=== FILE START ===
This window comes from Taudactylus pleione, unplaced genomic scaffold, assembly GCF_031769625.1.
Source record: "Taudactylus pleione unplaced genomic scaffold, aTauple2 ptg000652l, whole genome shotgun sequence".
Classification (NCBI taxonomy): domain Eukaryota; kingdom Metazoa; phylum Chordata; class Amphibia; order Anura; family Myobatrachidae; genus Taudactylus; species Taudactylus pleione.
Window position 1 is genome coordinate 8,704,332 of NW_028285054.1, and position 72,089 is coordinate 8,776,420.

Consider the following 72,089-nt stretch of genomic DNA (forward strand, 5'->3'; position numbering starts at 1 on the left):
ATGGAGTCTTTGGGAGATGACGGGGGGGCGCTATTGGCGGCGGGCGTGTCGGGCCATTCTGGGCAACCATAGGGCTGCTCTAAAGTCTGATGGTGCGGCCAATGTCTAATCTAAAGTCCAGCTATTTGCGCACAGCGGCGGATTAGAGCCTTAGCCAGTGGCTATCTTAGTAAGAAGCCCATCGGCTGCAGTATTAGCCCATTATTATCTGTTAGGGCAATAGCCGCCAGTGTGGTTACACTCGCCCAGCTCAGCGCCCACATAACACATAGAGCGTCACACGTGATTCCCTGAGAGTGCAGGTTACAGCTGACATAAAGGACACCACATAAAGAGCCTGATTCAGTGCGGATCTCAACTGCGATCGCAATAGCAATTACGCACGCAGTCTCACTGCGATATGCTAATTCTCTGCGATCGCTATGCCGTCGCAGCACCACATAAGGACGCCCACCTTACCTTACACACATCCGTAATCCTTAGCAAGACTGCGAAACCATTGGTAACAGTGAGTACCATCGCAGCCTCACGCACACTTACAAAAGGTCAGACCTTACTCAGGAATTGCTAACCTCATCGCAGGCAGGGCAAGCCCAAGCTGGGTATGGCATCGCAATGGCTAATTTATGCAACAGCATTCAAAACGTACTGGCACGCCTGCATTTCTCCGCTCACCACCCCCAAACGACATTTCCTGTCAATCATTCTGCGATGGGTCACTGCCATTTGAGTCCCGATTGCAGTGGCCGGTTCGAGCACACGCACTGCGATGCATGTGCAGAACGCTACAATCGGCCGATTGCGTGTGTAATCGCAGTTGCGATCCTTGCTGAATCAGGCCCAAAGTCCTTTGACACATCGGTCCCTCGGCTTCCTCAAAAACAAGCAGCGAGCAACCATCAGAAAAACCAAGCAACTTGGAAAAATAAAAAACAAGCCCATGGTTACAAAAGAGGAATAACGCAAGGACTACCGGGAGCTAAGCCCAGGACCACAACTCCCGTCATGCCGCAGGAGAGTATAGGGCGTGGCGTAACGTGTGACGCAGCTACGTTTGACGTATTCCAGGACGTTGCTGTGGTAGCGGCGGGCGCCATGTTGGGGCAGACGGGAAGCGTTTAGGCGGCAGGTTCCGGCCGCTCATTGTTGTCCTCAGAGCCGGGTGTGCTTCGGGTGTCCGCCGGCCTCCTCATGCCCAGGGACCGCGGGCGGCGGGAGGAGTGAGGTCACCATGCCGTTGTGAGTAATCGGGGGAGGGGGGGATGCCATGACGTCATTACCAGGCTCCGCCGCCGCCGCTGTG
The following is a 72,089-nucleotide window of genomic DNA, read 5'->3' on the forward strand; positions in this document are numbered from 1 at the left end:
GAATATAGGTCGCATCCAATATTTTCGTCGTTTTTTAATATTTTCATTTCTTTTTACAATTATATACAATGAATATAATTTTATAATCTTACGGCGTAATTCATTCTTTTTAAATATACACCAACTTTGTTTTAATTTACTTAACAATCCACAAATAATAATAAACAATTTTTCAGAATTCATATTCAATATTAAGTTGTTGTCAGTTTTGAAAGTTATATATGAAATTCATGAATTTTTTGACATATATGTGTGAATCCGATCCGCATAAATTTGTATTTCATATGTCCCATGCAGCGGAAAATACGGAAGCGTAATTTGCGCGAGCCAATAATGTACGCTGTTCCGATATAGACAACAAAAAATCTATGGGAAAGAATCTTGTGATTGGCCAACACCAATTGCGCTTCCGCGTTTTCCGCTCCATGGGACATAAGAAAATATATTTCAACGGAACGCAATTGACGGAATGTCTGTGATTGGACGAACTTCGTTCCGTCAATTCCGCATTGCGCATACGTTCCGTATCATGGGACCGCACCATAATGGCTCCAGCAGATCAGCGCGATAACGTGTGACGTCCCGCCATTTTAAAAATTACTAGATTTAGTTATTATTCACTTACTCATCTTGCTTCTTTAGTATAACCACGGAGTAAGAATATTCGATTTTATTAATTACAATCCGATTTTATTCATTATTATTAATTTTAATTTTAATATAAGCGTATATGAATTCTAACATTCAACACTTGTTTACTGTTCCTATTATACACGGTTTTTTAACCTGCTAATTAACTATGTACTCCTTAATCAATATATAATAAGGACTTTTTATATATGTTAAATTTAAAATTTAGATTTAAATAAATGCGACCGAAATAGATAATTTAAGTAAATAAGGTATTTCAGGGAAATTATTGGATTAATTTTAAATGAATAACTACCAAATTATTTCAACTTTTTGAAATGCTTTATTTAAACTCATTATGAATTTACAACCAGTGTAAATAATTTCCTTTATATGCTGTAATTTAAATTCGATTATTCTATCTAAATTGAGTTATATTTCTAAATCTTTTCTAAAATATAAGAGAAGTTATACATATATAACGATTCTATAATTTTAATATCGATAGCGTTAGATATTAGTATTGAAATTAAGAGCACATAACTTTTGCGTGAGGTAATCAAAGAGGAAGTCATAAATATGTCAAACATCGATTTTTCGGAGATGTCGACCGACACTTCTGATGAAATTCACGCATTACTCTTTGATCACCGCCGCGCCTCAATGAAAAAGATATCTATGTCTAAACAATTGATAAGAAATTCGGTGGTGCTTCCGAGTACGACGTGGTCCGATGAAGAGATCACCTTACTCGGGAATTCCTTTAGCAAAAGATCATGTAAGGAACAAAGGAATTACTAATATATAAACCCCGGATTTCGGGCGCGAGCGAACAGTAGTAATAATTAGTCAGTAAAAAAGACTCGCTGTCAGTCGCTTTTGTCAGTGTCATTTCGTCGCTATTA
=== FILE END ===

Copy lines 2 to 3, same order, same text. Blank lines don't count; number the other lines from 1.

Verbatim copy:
Source record: "Taudactylus pleione unplaced genomic scaffold, aTauple2 ptg000652l, whole genome shotgun sequence".
Classification (NCBI taxonomy): domain Eukaryota; kingdom Metazoa; phylum Chordata; class Amphibia; order Anura; family Myobatrachidae; genus Taudactylus; species Taudactylus pleione.